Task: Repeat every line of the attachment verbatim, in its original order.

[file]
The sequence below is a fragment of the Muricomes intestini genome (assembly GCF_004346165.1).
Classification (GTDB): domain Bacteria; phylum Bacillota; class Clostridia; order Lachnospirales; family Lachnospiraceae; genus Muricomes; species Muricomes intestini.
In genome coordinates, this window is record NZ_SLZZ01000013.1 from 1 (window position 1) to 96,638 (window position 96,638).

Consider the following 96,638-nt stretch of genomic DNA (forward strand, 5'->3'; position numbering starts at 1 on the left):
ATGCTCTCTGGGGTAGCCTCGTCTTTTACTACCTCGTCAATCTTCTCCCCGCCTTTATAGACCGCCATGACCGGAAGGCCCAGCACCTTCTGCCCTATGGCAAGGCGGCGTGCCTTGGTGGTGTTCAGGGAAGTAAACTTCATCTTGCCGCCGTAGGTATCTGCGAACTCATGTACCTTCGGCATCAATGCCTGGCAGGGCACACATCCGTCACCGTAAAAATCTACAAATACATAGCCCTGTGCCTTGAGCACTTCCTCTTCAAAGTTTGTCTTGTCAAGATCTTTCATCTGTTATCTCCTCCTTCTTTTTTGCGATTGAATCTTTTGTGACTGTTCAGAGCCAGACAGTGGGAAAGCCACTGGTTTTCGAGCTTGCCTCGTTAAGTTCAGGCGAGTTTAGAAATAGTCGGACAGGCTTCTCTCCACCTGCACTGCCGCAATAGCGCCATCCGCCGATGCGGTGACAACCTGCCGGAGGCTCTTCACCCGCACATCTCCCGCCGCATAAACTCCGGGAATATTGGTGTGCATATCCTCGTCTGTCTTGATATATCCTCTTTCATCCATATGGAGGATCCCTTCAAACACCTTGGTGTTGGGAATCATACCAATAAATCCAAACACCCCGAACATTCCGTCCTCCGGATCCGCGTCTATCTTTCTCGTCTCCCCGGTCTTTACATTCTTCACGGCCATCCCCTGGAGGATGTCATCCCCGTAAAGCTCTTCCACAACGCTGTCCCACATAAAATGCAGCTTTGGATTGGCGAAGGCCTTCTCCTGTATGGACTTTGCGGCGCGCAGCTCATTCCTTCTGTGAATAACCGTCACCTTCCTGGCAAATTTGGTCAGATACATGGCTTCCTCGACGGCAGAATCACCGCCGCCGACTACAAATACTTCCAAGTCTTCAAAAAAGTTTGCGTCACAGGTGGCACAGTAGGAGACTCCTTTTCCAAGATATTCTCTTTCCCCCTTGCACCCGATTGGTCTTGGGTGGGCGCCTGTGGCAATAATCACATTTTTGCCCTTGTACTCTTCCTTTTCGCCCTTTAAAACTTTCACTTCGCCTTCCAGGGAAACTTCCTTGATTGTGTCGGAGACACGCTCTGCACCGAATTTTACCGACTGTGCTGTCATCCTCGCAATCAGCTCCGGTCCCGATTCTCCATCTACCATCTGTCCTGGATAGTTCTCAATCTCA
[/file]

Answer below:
The sequence below is a fragment of the Muricomes intestini genome (assembly GCF_004346165.1).
Classification (GTDB): domain Bacteria; phylum Bacillota; class Clostridia; order Lachnospirales; family Lachnospiraceae; genus Muricomes; species Muricomes intestini.
In genome coordinates, this window is record NZ_SLZZ01000013.1 from 1 (window position 1) to 96,638 (window position 96,638).

Consider the following 96,638-nt stretch of genomic DNA (forward strand, 5'->3'; position numbering starts at 1 on the left):
ATGCTCTCTGGGGTAGCCTCGTCTTTTACTACCTCGTCAATCTTCTCCCCGCCTTTATAGACCGCCATGACCGGAAGGCCCAGCACCTTCTGCCCTATGGCAAGGCGGCGTGCCTTGGTGGTGTTCAGGGAAGTAAACTTCATCTTGCCGCCGTAGGTATCTGCGAACTCATGTACCTTCGGCATCAATGCCTGGCAGGGCACACATCCGTCACCGTAAAAATCTACAAATACATAGCCCTGTGCCTTGAGCACTTCCTCTTCAAAGTTTGTCTTGTCAAGATCTTTCATCTGTTATCTCCTCCTTCTTTTTTGCGATTGAATCTTTTGTGACTGTTCAGAGCCAGACAGTGGGAAAGCCACTGGTTTTCGAGCTTGCCTCGTTAAGTTCAGGCGAGTTTAGAAATAGTCGGACAGGCTTCTCTCCACCTGCACTGCCGCAATAGCGCCATCCGCCGATGCGGTGACAACCTGCCGGAGGCTCTTCACCCGCACATCTCCCGCCGCATAAACTCCGGGAATATTGGTGTGCATATCCTCGTCTGTCTTGATATATCCTCTTTCATCCATATGGAGGATCCCTTCAAACACCTTGGTGTTGGGAATCATACCAATAAATCCAAACACCCCGAACATTCCGTCCTCCGGATCCGCGTCTATCTTTCTCGTCTCCCCGGTCTTTACATTCTTCACGGCCATCCCCTGGAGGATGTCATCCCCGTAAAGCTCTTCCACAACGCTGTCCCACATAAAATGCAGCTTTGGATTGGCGAAGGCCTTCTCCTGTATGGACTTTGCGGCGCGCAGCTCATTCCTTCTGTGAATAACCGTCACCTTCCTGGCAAATTTGGTCAGATACATGGCTTCCTCGACGGCAGAATCACCGCCGCCGACTACAAATACTTCCAAGTCTTCAAAAAAGTTTGCGTCACAGGTGGCACAGTAGGAGACTCCTTTTCCAAGATATTCTCTTTCCCCCTTGCACCCGATTGGTCTTGGGTGGGCGCCTGTGGCAATAATCACATTTTTGCCCTTGTACTCTTCCTTTTCGCCCTTTAAAACTTTCACTTCGCCTTCCAGGGAAACTTCCTTGATTGTGTCGGAGACACGCTCTGCACCGAATTTTACCGACTGTGCTGTCATCCTCGCAATCAGCTCCGGTCCCGATTCTCCATCTACCATCTGTCCTGGATAGTTCTCAATCTCA